In this context, the Quartet has been looking for ways to deliver some knock-out blows to a government which, though increasingly groggy, is still on its feet. The creditors' main weapon is what it has always been — the country's debt obligations, the next of which is a €3.5 billion payment due in July.
The Quartet's strategy, implemented through the unaccountable Eurogroup, is to increase the pain the Tsipras government has to inflict on its support base as a price for getting desperately needed funds. The aim is to open the way for the corrupt, discredited New Democracy to defeat it in the next elections and discredit the very idea of a radical left alternative — not just in Greece but across Europe.
This strategy is borne out by the Eurogroup's rejection of Tsakalotos's alternative proposal to “contingent” cuts — a commitment to meet deficit targets in case of shortfall, but with the measures to be decided by the Greek government itself.
Further evidence comes in the increasingly bewildered commentaries of economic commentators, who scratch their heads as to why the Quartet continues pushing policies that are bound to keep Greece in recession.
Writing in Forbes, financial journalist Frances Coppola could only find an adequate comparison to the Quartet's treatment of Greece in the pillaging of Germany by the victor nations after World War I.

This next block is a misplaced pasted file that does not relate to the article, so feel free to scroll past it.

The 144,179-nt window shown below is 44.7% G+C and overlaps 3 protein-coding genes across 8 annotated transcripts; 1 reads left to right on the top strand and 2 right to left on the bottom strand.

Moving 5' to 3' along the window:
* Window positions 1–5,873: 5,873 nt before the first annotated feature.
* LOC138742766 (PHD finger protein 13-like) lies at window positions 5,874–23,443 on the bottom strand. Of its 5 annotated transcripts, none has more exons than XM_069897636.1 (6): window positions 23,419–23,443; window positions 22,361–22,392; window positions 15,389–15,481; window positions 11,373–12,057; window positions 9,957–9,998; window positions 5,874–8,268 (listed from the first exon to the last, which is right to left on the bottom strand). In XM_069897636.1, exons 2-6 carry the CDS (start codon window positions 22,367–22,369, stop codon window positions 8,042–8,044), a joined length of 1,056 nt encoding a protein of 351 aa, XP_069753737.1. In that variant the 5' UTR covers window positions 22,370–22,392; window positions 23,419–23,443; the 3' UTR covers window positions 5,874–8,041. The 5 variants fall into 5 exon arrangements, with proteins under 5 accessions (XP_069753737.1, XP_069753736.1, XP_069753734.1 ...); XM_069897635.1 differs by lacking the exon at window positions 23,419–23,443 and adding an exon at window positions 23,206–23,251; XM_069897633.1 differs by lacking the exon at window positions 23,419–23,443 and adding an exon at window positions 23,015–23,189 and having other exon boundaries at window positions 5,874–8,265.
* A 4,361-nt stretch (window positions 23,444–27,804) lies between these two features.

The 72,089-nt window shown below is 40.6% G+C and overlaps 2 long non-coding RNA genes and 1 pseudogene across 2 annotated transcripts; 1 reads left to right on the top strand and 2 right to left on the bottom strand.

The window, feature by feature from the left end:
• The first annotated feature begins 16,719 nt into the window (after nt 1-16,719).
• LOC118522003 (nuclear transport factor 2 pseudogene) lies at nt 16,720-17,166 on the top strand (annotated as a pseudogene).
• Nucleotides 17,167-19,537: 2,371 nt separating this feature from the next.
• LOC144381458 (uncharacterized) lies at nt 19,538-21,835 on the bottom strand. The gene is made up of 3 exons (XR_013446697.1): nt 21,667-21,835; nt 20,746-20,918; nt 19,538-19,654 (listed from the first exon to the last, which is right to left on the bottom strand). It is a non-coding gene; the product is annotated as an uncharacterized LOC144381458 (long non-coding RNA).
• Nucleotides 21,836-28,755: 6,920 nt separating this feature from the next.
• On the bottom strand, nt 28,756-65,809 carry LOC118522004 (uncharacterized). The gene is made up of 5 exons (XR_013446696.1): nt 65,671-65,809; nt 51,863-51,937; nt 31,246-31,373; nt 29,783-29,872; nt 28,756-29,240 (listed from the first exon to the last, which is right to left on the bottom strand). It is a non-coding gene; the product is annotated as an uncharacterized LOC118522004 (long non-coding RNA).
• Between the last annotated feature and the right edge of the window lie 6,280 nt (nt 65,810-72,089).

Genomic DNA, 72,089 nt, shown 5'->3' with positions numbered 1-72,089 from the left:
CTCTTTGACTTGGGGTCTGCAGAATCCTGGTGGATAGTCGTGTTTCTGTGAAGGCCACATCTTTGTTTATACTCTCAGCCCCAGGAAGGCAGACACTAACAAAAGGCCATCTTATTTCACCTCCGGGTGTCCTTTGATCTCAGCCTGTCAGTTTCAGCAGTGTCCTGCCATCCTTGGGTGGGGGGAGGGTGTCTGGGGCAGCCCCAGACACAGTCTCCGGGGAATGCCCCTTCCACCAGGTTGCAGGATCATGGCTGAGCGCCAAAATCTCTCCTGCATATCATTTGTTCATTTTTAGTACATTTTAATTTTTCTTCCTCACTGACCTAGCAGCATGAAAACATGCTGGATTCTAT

She said: “[T]he 3.5% [budget surplus] target has nothing to do with reality … It exists solely to preserve the fiction that Greece's debt is sustainable, and therefore avoid European creditors having to sell to their electorates the unpleasant truth that Greece will never be able to pay this money back. It inflicts pain on the Greek people to no purpose, purely to placate creditors.
“No doubt many of you are wondering now how the IMF can possibly participate in this 'Carthaginian peace'. But the IMF is a creditor too. It wants its money back.
“Neither the European creditors nor the IMF are fundamentally interested in restoring Greece. What they disagree over is how much sustenance Greece needs to stay alive enough to pay them back. They are all vampires.”
In February, Tsipras told Dutch Socialist Party leader Emile Roemer that “if we don't succeed within a few months in showing that there's light at the end of the tunnel, it will all have been for nothing. Then the middle class and the farmers will rebel and our country will fall prey to chaos”.
If that is so, will the Syriza-led government just succumb to the aggression of its creditors?
[Dick Nichols is Green Left Weekly's European correspondent, based in Barcelona. A longer version of this article will soon be available at Links International Journal of Socialist Renewal. Nichols will be speaking at the Socialist for the 21st Century conference, held in Sydney over May 13-15, on the struggle against austerity in Europe.]